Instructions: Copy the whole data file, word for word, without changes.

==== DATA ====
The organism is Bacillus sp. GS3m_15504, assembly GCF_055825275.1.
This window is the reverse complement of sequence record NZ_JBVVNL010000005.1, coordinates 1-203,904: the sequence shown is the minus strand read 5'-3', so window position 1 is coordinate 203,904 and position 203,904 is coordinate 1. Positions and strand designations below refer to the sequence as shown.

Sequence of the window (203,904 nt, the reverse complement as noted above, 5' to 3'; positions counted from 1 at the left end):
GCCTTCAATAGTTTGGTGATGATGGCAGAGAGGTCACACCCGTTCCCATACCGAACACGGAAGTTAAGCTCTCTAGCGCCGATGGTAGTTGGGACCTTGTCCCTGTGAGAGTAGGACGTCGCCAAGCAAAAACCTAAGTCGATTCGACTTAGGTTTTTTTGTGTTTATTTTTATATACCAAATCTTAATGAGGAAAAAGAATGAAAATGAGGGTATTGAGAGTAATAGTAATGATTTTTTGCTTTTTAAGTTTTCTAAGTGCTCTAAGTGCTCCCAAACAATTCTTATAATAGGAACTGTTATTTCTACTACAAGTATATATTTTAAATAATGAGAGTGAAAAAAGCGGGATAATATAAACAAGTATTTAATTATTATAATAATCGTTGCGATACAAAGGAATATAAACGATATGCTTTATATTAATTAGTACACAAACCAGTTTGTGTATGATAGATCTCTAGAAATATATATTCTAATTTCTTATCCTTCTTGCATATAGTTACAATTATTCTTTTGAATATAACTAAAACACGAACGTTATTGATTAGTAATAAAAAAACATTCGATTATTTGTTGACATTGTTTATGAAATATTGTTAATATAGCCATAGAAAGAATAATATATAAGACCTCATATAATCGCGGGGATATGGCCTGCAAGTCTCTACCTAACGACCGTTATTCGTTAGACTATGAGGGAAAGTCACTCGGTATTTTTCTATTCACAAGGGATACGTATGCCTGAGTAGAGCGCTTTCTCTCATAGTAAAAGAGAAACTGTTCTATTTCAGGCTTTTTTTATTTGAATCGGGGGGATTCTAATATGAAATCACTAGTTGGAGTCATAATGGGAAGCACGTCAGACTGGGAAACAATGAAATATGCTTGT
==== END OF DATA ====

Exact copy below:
The organism is Bacillus sp. GS3m_15504, assembly GCF_055825275.1.
This window is the reverse complement of sequence record NZ_JBVVNL010000005.1, coordinates 1-203,904: the sequence shown is the minus strand read 5'-3', so window position 1 is coordinate 203,904 and position 203,904 is coordinate 1. Positions and strand designations below refer to the sequence as shown.

Sequence of the window (203,904 nt, the reverse complement as noted above, 5' to 3'; positions counted from 1 at the left end):
GCCTTCAATAGTTTGGTGATGATGGCAGAGAGGTCACACCCGTTCCCATACCGAACACGGAAGTTAAGCTCTCTAGCGCCGATGGTAGTTGGGACCTTGTCCCTGTGAGAGTAGGACGTCGCCAAGCAAAAACCTAAGTCGATTCGACTTAGGTTTTTTTGTGTTTATTTTTATATACCAAATCTTAATGAGGAAAAAGAATGAAAATGAGGGTATTGAGAGTAATAGTAATGATTTTTTGCTTTTTAAGTTTTCTAAGTGCTCTAAGTGCTCCCAAACAATTCTTATAATAGGAACTGTTATTTCTACTACAAGTATATATTTTAAATAATGAGAGTGAAAAAAGCGGGATAATATAAACAAGTATTTAATTATTATAATAATCGTTGCGATACAAAGGAATATAAACGATATGCTTTATATTAATTAGTACACAAACCAGTTTGTGTATGATAGATCTCTAGAAATATATATTCTAATTTCTTATCCTTCTTGCATATAGTTACAATTATTCTTTTGAATATAACTAAAACACGAACGTTATTGATTAGTAATAAAAAAACATTCGATTATTTGTTGACATTGTTTATGAAATATTGTTAATATAGCCATAGAAAGAATAATATATAAGACCTCATATAATCGCGGGGATATGGCCTGCAAGTCTCTACCTAACGACCGTTATTCGTTAGACTATGAGGGAAAGTCACTCGGTATTTTTCTATTCACAAGGGATACGTATGCCTGAGTAGAGCGCTTTCTCTCATAGTAAAAGAGAAACTGTTCTATTTCAGGCTTTTTTTATTTGAATCGGGGGGATTCTAATATGAAATCACTAGTTGGAGTCATAATGGGAAGCACGTCAGACTGGGAAACAATGAAATATGCTTGT